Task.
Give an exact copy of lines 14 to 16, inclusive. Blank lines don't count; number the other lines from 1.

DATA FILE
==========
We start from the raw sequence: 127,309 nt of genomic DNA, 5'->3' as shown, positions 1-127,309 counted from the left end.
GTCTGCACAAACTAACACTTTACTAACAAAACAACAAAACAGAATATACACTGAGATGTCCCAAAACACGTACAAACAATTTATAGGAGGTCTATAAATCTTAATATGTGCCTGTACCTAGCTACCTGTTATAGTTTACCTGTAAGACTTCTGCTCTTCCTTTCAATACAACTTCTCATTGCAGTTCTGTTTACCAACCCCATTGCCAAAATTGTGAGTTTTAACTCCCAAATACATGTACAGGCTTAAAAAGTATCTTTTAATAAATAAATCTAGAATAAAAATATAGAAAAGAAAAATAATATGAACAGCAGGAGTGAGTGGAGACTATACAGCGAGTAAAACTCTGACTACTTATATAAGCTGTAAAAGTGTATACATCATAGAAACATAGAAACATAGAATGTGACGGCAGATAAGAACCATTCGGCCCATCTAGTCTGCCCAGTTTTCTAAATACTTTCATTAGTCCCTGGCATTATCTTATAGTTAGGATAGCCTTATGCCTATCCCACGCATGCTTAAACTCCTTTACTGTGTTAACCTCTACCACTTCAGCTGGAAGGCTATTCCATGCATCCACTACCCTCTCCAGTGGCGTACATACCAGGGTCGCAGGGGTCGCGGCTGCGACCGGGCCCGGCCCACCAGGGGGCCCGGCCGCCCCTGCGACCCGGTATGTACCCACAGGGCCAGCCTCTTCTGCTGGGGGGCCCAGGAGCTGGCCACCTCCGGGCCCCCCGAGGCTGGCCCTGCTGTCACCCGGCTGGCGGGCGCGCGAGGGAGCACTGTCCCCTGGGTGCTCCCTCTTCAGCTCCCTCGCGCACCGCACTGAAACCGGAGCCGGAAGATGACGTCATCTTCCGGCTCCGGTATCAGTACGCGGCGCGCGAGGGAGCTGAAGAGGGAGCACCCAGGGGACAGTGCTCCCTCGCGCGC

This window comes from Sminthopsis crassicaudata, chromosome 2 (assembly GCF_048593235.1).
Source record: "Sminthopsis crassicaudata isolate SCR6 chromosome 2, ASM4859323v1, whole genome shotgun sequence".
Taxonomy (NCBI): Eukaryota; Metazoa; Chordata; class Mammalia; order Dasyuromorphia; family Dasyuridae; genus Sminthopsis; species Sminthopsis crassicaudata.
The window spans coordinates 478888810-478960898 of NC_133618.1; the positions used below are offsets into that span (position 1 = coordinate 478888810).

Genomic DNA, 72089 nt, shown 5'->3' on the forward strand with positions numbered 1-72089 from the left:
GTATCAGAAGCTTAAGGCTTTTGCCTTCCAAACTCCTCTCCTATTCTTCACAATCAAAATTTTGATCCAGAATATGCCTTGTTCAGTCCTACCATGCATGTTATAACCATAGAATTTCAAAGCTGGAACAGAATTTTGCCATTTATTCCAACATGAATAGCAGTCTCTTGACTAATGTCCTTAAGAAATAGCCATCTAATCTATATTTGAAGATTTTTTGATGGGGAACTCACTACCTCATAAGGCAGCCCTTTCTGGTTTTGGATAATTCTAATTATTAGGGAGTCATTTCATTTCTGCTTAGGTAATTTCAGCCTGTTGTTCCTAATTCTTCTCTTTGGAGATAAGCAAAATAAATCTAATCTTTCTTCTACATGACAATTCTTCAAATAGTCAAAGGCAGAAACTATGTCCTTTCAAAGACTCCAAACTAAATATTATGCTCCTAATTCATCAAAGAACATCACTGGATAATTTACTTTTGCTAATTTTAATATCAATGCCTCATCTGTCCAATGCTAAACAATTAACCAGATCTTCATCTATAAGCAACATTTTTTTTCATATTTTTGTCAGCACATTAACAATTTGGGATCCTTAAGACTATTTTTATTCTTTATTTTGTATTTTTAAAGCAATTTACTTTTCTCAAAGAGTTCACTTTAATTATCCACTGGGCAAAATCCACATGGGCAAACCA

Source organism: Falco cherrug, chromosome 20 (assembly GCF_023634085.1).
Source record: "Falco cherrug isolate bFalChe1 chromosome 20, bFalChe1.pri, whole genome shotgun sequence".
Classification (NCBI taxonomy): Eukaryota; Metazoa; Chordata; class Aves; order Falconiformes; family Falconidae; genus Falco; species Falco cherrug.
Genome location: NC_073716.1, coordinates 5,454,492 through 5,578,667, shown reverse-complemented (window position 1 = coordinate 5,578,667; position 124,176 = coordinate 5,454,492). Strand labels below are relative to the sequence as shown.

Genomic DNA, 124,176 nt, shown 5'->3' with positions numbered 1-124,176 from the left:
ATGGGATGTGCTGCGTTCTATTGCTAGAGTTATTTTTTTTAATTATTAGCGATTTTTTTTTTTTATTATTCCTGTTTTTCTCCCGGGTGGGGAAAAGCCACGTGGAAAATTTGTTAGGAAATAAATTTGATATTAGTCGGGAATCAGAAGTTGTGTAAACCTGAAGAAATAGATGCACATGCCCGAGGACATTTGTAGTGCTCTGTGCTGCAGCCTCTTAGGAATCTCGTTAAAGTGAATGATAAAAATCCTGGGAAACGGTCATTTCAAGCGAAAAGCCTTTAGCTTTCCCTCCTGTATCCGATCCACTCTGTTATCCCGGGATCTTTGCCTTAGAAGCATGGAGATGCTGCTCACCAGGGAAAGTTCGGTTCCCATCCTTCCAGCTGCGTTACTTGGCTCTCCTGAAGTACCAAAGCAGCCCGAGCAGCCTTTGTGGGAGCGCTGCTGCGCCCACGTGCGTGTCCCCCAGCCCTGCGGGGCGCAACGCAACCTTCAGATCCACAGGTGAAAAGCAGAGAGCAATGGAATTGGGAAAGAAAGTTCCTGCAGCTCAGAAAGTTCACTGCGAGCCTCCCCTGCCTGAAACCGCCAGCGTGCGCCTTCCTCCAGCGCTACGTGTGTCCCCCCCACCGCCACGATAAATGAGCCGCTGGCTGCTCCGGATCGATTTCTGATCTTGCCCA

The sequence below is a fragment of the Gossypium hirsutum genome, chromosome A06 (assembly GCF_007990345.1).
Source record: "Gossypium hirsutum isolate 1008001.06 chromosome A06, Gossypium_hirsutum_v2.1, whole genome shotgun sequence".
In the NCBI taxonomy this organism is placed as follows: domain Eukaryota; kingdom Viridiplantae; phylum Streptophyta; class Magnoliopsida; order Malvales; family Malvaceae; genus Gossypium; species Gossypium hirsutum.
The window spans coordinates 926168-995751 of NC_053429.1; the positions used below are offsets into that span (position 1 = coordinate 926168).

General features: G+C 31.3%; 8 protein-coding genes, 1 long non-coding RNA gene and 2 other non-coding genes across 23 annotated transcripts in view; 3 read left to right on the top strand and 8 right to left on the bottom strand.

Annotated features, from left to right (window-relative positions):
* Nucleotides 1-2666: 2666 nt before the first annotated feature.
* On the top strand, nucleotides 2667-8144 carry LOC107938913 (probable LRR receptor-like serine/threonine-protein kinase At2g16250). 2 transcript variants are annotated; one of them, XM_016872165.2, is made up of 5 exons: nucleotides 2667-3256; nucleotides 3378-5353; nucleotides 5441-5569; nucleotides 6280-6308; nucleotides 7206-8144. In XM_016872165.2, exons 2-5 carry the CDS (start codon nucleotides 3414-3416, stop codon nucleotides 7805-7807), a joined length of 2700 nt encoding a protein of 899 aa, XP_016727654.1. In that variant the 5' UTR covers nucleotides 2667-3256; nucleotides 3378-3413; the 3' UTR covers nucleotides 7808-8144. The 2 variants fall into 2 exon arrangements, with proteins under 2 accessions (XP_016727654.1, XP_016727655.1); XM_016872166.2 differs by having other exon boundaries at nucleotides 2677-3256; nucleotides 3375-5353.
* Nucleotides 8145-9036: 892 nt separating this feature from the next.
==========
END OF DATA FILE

ATGGGATGTGCTGCGTTCTATTGCTAGAGTTATTTTTTTTAATTATTAGCGATTTTTTTTTTTTATTATTCCTGTTTTTCTCCCGGGTGGGGAAAAGCCACGTGGAAAATTTGTTAGGAAATAAATTTGATATTAGTCGGGAATCAGAAGTTGTGTAAACCTGAAGAAATAGATGCACATGCCCGAGGACATTTGTAGTGCTCTGTGCTGCAGCCTCTTAGGAATCTCGTTAAAGTGAATGATAAAAATCCTGGGAAACGGTCATTTCAAGCGAAAAGCCTTTAGCTTTCCCTCCTGTATCCGATCCACTCTGTTATCCCGGGATCTTTGCCTTAGAAGCATGGAGATGCTGCTCACCAGGGAAAGTTCGGTTCCCATCCTTCCAGCTGCGTTACTTGGCTCTCCTGAAGTACCAAAGCAGCCCGAGCAGCCTTTGTGGGAGCGCTGCTGCGCCCACGTGCGTGTCCCCCAGCCCTGCGGGGCGCAACGCAACCTTCAGATCCACAGGTGAAAAGCAGAGAGCAATGGAATTGGGAAAGAAAGTTCCTGCAGCTCAGAAAGTTCACTGCGAGCCTCCCCTGCCTGAAACCGCCAGCGTGCGCCTTCCTCCAGCGCTACGTGTGTCCCCCCCACCGCCACGATAAATGAGCCGCTGGCTGCTCCGGATCGATTTCTGATCTTGCCCA

The sequence below is a fragment of the Gossypium hirsutum genome, chromosome A06 (assembly GCF_007990345.1).
Source record: "Gossypium hirsutum isolate 1008001.06 chromosome A06, Gossypium_hirsutum_v2.1, whole genome shotgun sequence".